Only a matter of days after fishing the latest RBCC out of the mailbox in our front yard, a neatly typed envelope turned up in that selfsame governmental canister. As I rifled through the day’s Lumpkinesque arrivals, I stopped dead in my tracks when I spied the letter’s return address.
It was from Roy Thomas.
Of course I knew who Roy was, but how would he know who I was - and WHY would in the world would he care?
Obviously I had forgotten about my tacky little tirade, so I hastily opened up this unexpected communiqué from Marvel’s number two man, and proceeded to absorb the contents.
(Roy apparently sent along a copy of his thoughts to the staff of RBCC as well, and the following letter - which I’ve reproduced in its entirety - ran in the very next issue, number 69…)
Dear Fred Hembeck and RB&CC,
Fred’s letter in the last RB&CC issue (just out as I write this) stated his disappointment with the topheavy Marvel vote in the 1968 Alley Award poll. His viewpoint has, I suppose, its merits; however, it was so steeped in misconceptions that I had to take typewriter in hand… in an unofficial capacity, of course. Why I do this, I’m not quite sure. Certainly Marvel - whether winning or losing - has nothing to do with the poll, and while we’re flattered to receive any award, we know - as surely as fandom must - that any award dispensed by only a few hundred fanzine readers (or even a larger group) is at worst meaningless, at best a pleasant ephemera. I say this, by the way, remembering that I NAMED the Alleys back in the early 60s, and counted the very first ballots - and knowing that I usually finish well in the running myself. But still, rather meaningless, more’s the pity. But onward…
One of Fred’s allegations, at least, is true. Marvel did probably benefit from straight-ticket voting by readers who read the Bullpen Bulletins item. But this in itself merely proves that fans (read “readers”) in 1968 preferred in general Marvel’s product to National’s, despite the undeniable improvement in quality wrought by Infantino and others. After all, DC itself plugged the Alleys (in larger type, yet) in a sizable number of magazines, and if anything more prominently than did Marvel - which used it merely as a bottom-of-the-page throwaway item. (In fact, this was only done as a favor to Mark, and after he had written a plug for it in the DC books which otherwise would have made it completely DC TOPHEAVY.) If Marvel readers responded with greater numbers and enthusiasm than anyone else, then it merely proves Marvel deserved the awards - that year.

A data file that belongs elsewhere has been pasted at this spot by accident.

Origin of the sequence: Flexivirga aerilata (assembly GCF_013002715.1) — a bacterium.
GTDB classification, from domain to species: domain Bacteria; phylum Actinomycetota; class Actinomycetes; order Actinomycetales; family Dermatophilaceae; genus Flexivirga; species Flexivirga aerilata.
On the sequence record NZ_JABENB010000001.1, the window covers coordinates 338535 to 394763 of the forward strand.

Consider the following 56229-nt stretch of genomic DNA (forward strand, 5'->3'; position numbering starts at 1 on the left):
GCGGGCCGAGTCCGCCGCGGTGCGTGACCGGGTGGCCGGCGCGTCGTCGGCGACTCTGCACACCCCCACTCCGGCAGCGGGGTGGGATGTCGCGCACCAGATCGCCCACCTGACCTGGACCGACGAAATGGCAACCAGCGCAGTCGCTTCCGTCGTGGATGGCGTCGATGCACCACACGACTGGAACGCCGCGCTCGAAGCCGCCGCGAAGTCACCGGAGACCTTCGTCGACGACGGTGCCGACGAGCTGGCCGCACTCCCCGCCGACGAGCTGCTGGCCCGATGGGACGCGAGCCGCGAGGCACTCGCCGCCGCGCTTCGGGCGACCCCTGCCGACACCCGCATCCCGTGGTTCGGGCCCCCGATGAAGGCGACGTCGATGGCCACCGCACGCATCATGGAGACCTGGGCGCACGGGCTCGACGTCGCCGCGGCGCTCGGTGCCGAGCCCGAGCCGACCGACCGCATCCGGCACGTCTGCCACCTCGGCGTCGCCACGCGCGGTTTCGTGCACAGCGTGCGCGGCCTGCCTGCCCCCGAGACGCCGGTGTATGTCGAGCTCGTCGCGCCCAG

It’s really all a matter, Fred, of semantics and one’s definition of a FAN. Unfortunately, that of the Academy has changed almost every year. In 1968 a fan was anyone who cared to vote - and who saw the poll advertised in a fanzine or a comic book. In 1969, a fan was anyone who cared enough to vote - but who saw the poll advertised only in a fanzine. Neither, I think, has much validity. No fannish poll is ever likely to gain any real respect until it is definitely tied to some fan group or event. The Academy doesn’t seem to be that group, as it’s moribund despite the best efforts of Mark Hanerfeld and Dave Kaler before him. My own choice, influenced by s-f fandom as I am, would be to have all the members of the New York Comicon each year be the voters - and the votes would both mean something AND help support the only real national event there is.
But nobody’s asked me to settle the anarchical state of comics fandom, and since I now consider comics fandom a nice place to visit but I wouldn’t want to live there, I’ll push my views no further… except to assure Fred et all, that I don’t SCORN the Alleys; indeed, I still own and treasure the one I won some years ago for my fan work. But that the awards should have any meaning to professionals - not until the fans can show that they can organize for something more constructive than a comic-trading session.
I meant for this letter to comment at length on some of the more asinine statements by Fred with regards to the 1968 awards, but the press of work beckons, so I’ll keep this part brief by quoting Fred’s statements and my own disagreements: